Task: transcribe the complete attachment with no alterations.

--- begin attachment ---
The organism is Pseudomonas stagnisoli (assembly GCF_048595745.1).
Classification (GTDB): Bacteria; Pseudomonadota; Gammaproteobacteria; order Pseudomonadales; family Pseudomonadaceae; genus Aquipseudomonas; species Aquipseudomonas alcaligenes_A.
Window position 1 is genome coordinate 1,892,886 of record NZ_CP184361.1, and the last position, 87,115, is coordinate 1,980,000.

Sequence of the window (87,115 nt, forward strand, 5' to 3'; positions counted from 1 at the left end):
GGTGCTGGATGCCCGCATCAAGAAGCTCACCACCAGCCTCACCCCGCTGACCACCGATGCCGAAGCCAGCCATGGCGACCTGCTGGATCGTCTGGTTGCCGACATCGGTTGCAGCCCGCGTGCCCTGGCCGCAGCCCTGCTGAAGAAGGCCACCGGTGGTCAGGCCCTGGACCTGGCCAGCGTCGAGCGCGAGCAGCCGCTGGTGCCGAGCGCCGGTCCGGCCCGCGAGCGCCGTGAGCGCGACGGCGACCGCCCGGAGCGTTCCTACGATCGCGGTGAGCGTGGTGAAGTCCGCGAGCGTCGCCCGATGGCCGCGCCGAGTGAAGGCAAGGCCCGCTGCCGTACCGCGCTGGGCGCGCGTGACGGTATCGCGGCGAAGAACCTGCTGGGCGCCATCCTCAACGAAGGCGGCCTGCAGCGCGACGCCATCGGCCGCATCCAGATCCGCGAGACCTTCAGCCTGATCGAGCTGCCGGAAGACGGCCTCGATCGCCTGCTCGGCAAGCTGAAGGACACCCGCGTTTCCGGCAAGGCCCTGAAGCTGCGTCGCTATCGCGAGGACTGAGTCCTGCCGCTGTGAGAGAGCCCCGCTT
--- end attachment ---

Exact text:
The organism is Pseudomonas stagnisoli (assembly GCF_048595745.1).
Classification (GTDB): Bacteria; Pseudomonadota; Gammaproteobacteria; order Pseudomonadales; family Pseudomonadaceae; genus Aquipseudomonas; species Aquipseudomonas alcaligenes_A.
Window position 1 is genome coordinate 1,892,886 of record NZ_CP184361.1, and the last position, 87,115, is coordinate 1,980,000.

Sequence of the window (87,115 nt, forward strand, 5' to 3'; positions counted from 1 at the left end):
GGTGCTGGATGCCCGCATCAAGAAGCTCACCACCAGCCTCACCCCGCTGACCACCGATGCCGAAGCCAGCCATGGCGACCTGCTGGATCGTCTGGTTGCCGACATCGGTTGCAGCCCGCGTGCCCTGGCCGCAGCCCTGCTGAAGAAGGCCACCGGTGGTCAGGCCCTGGACCTGGCCAGCGTCGAGCGCGAGCAGCCGCTGGTGCCGAGCGCCGGTCCGGCCCGCGAGCGCCGTGAGCGCGACGGCGACCGCCCGGAGCGTTCCTACGATCGCGGTGAGCGTGGTGAAGTCCGCGAGCGTCGCCCGATGGCCGCGCCGAGTGAAGGCAAGGCCCGCTGCCGTACCGCGCTGGGCGCGCGTGACGGTATCGCGGCGAAGAACCTGCTGGGCGCCATCCTCAACGAAGGCGGCCTGCAGCGCGACGCCATCGGCCGCATCCAGATCCGCGAGACCTTCAGCCTGATCGAGCTGCCGGAAGACGGCCTCGATCGCCTGCTCGGCAAGCTGAAGGACACCCGCGTTTCCGGCAAGGCCCTGAAGCTGCGTCGCTATCGCGAGGACTGAGTCCTGCCGCTGTGAGAGAGCCCCGCTT